Narrative Situation Before the Initiative Began The old neighborhoods of Suzhou have been suffering from poor infrastructure and services, congested living conditions and poor environmental quality for a long time. Nearly 50 percent of the state-run and publicly owned housing stock was in serious disrepair with more than 60,000 households having to resort to the use of bucket latrines, communal baths, and coal-burning stoves for cooking and heating. Congestion and traffic jams were an everyday occurrence owing to a poor road network. Power supply was erratic and insufficient to meet demand, as were water supply, sewage and gas. An attempt to install a gas network in 1984 failed miserably with constant breakdowns and complaints of inadequate supply.
Families resorted to burning coal and thus exacerbating air pollution. Green space was practically inexistent and what did exist was left wanting in terms of maintenance. Many old historic sites cultural relics had been damaged through neglect, disrepair and pollution.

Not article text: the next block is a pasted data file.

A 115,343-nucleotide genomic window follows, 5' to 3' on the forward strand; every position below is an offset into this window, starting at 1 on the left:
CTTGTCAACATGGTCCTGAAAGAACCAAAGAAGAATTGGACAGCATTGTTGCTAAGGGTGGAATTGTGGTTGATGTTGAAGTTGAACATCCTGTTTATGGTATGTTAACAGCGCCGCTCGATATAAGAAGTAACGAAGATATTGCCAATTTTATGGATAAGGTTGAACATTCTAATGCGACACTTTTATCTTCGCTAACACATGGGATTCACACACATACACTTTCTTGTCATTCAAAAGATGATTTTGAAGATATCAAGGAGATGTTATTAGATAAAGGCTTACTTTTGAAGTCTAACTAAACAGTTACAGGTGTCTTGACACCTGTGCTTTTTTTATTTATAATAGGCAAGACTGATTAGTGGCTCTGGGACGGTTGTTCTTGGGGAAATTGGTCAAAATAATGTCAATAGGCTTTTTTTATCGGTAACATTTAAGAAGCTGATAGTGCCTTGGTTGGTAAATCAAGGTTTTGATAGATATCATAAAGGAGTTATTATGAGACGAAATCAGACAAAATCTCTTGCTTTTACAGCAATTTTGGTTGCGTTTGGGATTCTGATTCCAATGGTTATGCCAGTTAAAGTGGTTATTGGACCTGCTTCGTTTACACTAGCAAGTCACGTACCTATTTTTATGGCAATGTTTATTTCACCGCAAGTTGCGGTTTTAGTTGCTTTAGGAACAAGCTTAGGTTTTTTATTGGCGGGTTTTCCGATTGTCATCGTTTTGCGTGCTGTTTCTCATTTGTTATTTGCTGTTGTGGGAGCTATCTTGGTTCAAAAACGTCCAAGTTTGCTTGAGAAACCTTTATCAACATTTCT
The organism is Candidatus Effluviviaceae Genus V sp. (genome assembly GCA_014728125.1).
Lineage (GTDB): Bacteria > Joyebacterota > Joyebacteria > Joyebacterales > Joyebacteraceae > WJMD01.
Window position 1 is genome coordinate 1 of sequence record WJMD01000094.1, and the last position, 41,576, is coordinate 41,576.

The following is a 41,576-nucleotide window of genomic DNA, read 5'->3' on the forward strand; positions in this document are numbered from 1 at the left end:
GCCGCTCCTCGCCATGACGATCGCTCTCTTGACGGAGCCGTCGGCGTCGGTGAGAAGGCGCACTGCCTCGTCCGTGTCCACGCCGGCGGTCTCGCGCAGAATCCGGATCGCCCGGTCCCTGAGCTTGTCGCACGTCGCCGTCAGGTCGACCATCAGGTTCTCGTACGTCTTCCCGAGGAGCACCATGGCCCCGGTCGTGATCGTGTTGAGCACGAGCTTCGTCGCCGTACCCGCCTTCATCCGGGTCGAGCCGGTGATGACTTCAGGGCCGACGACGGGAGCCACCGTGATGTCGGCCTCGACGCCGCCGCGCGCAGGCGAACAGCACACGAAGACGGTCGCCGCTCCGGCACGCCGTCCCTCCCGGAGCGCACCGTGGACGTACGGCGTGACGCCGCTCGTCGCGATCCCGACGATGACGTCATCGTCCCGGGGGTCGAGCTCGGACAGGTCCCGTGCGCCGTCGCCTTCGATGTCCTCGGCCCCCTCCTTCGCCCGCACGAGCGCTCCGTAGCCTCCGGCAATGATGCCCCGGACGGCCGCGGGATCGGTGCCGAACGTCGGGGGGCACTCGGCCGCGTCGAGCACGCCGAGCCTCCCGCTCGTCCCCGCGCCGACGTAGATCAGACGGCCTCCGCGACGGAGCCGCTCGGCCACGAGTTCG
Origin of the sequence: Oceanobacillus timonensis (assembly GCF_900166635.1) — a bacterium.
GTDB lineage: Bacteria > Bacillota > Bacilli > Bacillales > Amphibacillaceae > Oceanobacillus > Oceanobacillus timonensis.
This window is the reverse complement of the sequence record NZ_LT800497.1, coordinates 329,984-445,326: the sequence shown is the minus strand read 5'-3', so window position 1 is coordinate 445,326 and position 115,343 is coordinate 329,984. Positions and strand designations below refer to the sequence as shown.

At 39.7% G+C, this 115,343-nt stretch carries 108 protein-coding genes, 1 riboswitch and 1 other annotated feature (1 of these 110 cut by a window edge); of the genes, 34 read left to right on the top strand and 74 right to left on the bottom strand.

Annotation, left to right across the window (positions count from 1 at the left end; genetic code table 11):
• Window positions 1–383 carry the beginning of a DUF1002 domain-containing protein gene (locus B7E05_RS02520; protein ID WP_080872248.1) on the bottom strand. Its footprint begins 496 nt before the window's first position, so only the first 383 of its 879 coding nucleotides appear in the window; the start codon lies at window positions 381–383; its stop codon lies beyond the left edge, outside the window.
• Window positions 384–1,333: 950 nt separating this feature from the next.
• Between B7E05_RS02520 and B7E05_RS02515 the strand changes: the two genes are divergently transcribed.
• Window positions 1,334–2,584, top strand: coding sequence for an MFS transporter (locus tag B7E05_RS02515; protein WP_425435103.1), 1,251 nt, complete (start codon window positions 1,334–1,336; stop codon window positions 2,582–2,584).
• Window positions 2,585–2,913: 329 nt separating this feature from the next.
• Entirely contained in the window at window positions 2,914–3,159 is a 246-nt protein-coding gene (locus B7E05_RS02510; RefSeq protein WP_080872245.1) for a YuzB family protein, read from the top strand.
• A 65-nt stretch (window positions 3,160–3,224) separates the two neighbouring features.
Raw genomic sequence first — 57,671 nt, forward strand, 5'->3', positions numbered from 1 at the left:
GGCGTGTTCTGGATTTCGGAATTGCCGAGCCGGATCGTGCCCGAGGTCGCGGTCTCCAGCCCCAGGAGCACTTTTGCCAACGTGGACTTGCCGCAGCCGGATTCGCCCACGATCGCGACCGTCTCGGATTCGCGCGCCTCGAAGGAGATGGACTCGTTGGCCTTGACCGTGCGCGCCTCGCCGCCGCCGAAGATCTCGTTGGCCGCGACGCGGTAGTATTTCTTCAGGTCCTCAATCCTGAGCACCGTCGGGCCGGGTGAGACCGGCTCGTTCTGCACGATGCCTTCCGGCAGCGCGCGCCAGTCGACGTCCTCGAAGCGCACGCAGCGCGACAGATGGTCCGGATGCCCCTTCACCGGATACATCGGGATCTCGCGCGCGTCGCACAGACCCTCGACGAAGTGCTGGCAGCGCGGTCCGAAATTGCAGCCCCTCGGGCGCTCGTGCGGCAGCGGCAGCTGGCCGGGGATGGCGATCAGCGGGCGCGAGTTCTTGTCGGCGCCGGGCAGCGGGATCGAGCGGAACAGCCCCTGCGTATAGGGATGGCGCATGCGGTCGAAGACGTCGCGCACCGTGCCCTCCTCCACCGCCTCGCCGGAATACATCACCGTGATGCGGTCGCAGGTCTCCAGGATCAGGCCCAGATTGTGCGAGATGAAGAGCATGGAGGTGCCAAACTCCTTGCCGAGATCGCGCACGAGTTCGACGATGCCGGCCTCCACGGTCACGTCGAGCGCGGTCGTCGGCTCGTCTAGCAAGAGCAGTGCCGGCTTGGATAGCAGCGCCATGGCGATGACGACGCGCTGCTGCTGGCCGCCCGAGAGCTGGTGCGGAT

Establishment of Priorities
The municipal government established priorities in 1986 further to a series of consultations with experts, citizens, developers and district governments concerned. These priorities were formulated in the form of an Urban Development Plan subsequently approved by the State Council. The highlights of the plan included the special characteristics and historic value of the cityscape and of selected buildings. The plan involved the upgrading of the inner city including the renovation of historic buildings. This required that the residents move out of the buildings with some opting for alternative housing within the framework of a re-housing policy and others opting to move back again after the completion of the works.